1. Don’t… expect a modern Japanese lifestyle
Mainland Japan is all about efficiency and neon. Elaborate transport systems link destinations with amazing speed. Trains leave on the dot, fast food is served before you can blink, and lights emerge full force at dusk.
But that’s mainland. Okinawa is a different entity.
Do… enjoy the island pace
Bus schedules, business meetings, and public events all operate on Oki time, lagging considerably behind the frenzy of Tokyo or Osaka.
In addition, there are no sprawling train or metro systems. That means you’ll have to rent a car, roll down the windows, and breathe fresh ocean air. Instead of neon, you’ll witness stunning blue at unexpected turns.
2. Don’t… be afraid to get lost
Streets can be confusing to visitors. What looks to a Westerner like a dead-end alley is often a widely traveled two-lane street. Apart from major intersections, there are few street signs.
Locals give directions like so: “Pass the sugarcane field, turn right at the Family Mart, it’s next to the outdoor vending machine.” Needless to say, navigation is hard when there’s a vending machine for every 3 people on the island.
Do… wander anyway
Okinawa is only 65 miles long and averages 5 miles wide, making it hard to get completely disoriented. So stroll down a narrow alley in Naha City or a sandy path in Onna Village without worry.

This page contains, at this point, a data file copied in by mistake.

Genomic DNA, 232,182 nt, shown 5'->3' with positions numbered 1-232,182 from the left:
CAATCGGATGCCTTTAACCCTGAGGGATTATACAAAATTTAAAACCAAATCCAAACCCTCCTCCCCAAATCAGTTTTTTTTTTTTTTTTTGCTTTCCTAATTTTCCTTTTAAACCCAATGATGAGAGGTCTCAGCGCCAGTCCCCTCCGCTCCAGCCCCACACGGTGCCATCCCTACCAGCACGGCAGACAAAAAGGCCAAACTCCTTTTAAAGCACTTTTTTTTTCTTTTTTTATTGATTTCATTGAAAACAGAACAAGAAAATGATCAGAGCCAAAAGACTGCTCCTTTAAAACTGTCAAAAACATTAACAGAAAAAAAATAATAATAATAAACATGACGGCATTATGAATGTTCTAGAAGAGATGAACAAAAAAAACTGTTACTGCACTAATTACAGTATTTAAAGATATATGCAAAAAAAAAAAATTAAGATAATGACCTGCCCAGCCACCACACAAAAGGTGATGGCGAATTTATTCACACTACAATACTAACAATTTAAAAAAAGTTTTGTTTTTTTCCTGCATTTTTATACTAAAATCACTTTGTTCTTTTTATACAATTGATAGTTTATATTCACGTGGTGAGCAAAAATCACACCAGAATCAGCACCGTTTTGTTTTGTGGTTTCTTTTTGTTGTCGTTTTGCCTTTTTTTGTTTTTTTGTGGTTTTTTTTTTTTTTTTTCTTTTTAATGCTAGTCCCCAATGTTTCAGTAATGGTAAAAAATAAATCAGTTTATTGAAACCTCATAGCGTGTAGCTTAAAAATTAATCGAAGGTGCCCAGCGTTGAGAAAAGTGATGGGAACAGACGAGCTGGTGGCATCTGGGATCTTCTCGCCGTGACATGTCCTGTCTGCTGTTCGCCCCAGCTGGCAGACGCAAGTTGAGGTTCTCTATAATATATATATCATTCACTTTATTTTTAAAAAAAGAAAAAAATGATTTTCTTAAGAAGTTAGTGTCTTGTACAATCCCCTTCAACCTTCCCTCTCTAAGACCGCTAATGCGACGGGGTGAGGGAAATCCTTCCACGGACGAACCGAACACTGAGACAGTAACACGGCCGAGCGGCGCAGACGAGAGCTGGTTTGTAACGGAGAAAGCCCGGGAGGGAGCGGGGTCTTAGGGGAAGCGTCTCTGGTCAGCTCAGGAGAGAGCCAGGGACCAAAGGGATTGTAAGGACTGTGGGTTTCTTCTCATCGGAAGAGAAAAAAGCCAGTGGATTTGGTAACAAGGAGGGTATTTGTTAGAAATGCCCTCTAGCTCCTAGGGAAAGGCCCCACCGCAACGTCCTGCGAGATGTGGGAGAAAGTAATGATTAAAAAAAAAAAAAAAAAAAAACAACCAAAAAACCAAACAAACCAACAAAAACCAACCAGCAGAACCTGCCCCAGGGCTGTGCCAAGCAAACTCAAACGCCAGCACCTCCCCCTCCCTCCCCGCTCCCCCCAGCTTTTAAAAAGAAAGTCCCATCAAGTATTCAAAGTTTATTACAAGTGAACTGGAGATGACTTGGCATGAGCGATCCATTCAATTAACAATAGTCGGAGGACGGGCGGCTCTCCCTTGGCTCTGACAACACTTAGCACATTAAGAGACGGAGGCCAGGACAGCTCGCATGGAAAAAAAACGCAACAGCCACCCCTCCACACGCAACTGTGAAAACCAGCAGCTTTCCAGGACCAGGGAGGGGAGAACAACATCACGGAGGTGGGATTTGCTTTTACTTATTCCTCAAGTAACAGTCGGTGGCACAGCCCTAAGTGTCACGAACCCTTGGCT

In my own experience, getting lost has presented new discoveries, like a funky beach bar full of Okinawan surfers. Another time, I took a wrong turn and found myself surrounded by a blooming lily field.
3.Don’t… chow on Japanese standards only
Okinawa offers an array of excellent food, including sushi, noodles, rice dishes, tofu, and other traditional favorites. But part of what makes the island unique is its distinctive regional cuisine, produced by local farmers and manufacturers.
Do… sample the Okinawan diet
Many health experts believe traditional Oki food enhances longevity. In fact, Okinawans hold the title of longest lifespan in the world.
Enjoy soba, black pork, sea grapes, beni-imo purple sweet potato, goya (bitter gourd), peanut tofu, and jasmine tea and live to 100.
4. Don’t… give up on goya
A local staple for centuries, goya is an extremely bitter vegetable packed with iron and vitamin C, often served in stir-fry dishes.
Many visitors instantly dislike the taste and never give it a second chance despite its health benefits and affordability.
Do… try multiple incarnations
Ingenious cooks have devised skillful ways to disguise the notoriously bitter taste. Goya stir-fry not your thing? Well then, try another version.
My personal favorites include goya smoothies, goya beer, fried goya chips, and goya ice cream.
5. Don’t… be surprised at “Japanese only” signs
Okinawa has been playing host to around 45,000 Americans since the end of World War II. Despite the integration of foreigners into many aspects of daily life, some locals simply want a space of their own.
Thus, there are bars, restaurants, and other places designated off limits to non-Japanese.
Do… patronize foreign-friendly establishments
There’s no shortage of cafes, recreation spots, drinking holes, stores, museums, and cultural venues that welcome foreigners. Naha’s Kokusai Street, Onna Village, Chatan, and Nago are overflowing with them.